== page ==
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Due to different design parameters, no single radar set has been produced that can perform all of the radar functions required by combatant ships. As a result, the modern warship has several radar sets, each performing a specific function. A shipboard radar installation may include surface search, navigation radar, air search radar, a height finding radar, and various fire control radars.

The primary functions of a surface search-radar are detection and determination of accurate ranges and bearings of surface targets and lowflying aircraft, and maintaining a 360 search for all targets within line-of-sight [LOS] distance from the radar antenna. Since the maximum range requirement of a surface search radar is primarily limited by the radar horizon, higher frequencies are used to permit maximum reflection from small target-reflecting areas such as ship masthead structures and submarine periscopes. Narrow pulse widths are used to permit a high degree of range resolution at short ranges, and to achieve greater range accuracy. High pulse repetition rates are used to permit maximum definition of targets. Medium peak powers can be used to permit detection of small targets at LOS distances. Wide vertical beam widths permit compensation for pitch and roll of ownship and detection of low flying aircraft. A narrow horizontal beam width permits accurate bearing determination and good bearing resolution.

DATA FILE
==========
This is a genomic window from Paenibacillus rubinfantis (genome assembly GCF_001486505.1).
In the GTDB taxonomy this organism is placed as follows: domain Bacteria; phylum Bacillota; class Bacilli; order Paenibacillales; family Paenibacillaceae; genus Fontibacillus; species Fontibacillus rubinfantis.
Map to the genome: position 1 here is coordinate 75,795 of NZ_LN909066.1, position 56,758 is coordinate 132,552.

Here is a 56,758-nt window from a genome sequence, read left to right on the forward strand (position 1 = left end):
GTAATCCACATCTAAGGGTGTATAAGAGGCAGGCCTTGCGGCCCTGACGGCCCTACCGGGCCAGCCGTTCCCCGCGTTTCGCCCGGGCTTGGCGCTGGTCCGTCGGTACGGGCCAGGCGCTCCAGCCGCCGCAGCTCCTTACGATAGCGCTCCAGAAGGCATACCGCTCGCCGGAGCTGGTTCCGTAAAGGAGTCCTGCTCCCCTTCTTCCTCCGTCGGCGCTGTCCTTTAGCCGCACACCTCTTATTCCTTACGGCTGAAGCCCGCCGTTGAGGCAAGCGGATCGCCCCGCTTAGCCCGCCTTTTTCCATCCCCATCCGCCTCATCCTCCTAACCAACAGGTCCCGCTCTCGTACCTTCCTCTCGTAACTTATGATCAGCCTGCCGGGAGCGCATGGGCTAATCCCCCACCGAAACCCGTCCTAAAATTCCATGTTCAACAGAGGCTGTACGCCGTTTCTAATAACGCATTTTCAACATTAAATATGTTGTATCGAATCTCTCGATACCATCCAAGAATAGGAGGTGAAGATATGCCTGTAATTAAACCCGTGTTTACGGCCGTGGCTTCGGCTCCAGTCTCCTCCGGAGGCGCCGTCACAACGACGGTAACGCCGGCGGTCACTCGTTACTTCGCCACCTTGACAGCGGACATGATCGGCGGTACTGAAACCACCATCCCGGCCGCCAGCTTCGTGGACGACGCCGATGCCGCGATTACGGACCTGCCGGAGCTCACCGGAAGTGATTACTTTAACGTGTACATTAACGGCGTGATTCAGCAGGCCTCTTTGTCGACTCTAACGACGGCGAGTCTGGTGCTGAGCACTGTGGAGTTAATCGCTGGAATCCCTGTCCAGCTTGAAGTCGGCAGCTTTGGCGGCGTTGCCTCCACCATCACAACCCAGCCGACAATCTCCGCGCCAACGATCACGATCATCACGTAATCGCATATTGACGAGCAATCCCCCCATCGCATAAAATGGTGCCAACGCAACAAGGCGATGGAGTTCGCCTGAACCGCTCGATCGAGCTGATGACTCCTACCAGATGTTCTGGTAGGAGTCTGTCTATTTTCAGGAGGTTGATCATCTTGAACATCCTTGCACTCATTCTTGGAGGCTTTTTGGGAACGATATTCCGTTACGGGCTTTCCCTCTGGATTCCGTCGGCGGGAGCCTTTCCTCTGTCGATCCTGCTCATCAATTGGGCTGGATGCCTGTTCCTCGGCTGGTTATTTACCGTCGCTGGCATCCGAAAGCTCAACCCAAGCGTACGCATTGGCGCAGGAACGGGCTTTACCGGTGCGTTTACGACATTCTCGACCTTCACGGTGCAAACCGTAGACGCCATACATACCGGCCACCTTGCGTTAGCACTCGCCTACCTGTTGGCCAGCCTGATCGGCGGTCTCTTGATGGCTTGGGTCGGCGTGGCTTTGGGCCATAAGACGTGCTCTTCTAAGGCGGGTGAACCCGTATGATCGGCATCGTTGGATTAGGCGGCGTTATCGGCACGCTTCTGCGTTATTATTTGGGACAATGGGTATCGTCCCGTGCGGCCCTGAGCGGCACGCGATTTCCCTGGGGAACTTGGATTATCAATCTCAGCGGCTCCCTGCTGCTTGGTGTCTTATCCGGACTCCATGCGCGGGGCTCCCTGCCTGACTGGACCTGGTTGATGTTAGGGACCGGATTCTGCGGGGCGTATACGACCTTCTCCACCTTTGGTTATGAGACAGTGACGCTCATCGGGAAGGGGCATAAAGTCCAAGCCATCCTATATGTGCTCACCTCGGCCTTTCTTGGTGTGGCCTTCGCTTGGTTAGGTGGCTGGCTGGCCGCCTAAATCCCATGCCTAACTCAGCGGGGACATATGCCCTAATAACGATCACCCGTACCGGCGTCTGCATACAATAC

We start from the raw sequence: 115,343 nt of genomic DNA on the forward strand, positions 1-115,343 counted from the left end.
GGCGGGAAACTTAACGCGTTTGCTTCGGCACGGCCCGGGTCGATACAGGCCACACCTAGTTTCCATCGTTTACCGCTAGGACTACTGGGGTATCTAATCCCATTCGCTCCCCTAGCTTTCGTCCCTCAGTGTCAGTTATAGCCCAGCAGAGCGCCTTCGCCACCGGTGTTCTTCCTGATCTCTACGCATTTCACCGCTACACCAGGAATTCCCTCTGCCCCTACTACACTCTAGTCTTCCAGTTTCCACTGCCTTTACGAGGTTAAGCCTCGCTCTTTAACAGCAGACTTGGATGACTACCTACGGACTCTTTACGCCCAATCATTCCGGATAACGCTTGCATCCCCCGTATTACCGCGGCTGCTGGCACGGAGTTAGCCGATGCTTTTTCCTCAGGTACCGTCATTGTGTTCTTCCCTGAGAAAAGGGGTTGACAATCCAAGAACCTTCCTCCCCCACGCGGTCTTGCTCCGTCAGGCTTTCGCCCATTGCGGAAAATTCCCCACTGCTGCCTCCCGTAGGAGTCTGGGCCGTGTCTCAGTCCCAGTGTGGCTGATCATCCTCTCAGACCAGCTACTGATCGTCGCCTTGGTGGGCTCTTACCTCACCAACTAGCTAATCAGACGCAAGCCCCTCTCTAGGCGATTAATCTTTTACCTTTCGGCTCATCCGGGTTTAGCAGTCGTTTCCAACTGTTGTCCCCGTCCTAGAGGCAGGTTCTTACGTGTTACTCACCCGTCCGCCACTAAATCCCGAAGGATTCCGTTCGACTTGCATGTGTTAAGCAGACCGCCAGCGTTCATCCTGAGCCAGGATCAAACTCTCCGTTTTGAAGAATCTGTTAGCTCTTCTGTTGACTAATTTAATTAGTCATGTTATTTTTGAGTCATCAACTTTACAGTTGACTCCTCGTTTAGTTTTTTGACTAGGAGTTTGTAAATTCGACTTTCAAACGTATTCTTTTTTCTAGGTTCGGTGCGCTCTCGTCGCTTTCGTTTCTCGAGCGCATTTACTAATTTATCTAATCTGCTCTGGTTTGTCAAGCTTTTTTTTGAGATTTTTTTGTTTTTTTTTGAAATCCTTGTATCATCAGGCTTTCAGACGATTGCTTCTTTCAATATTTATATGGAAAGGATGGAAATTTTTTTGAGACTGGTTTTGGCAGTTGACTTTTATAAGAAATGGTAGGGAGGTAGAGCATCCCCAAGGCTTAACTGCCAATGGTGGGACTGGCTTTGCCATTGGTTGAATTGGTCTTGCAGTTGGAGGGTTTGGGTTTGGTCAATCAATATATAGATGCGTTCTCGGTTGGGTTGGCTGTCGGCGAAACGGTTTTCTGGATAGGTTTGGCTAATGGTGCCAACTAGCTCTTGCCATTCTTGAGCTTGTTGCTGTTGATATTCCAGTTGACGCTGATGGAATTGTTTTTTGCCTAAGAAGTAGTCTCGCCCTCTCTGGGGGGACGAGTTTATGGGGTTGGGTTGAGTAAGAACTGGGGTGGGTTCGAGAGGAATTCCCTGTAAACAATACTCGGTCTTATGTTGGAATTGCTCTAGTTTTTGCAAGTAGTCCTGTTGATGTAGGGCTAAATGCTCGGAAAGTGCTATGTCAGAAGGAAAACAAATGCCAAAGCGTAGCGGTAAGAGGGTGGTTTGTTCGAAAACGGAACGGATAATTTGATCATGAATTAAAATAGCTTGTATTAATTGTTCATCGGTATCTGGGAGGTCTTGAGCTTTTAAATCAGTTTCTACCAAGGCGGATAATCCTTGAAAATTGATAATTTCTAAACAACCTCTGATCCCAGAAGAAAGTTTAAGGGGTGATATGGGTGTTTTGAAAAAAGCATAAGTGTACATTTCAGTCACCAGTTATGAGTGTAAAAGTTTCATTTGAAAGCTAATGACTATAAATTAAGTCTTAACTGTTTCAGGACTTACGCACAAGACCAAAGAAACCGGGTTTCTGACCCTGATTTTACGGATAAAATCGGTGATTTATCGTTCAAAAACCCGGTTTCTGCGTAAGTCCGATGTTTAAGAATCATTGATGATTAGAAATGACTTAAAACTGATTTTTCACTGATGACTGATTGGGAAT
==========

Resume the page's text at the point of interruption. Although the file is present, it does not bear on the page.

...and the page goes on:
The primary function of an air search radar is to detect aircraft targets and to determine their ranges and bearings over relatively large areas while maintaining a complete 360 surveillance from the surface to high altitudes. Air search radars have relatively low radar frequencies, permiting long range transmissions with minimum attenuation. They use wide pulse width and high peak power to aid in detecting small targets at great distances, and low pulse repetition rates to permit greater maximum measurable range. A wide vertical beam width helps ensure detection of targets from the surface to relatively high altitudes, and to compensate for pitch and roll of ship, while a medium horizontal beam width permits fairly accurate bearing resolution while maintaining 360 search coverage.

Ship's radars can perform a variety of functions. For example, most height finding radars can be used as secondary air search radars, and in emergencies, fire control radars have served as surface search radars.

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Maintained by Robert Sherman
Originally created by John Pike
Updated Saturday, December 12, 1998 7:17:49 AM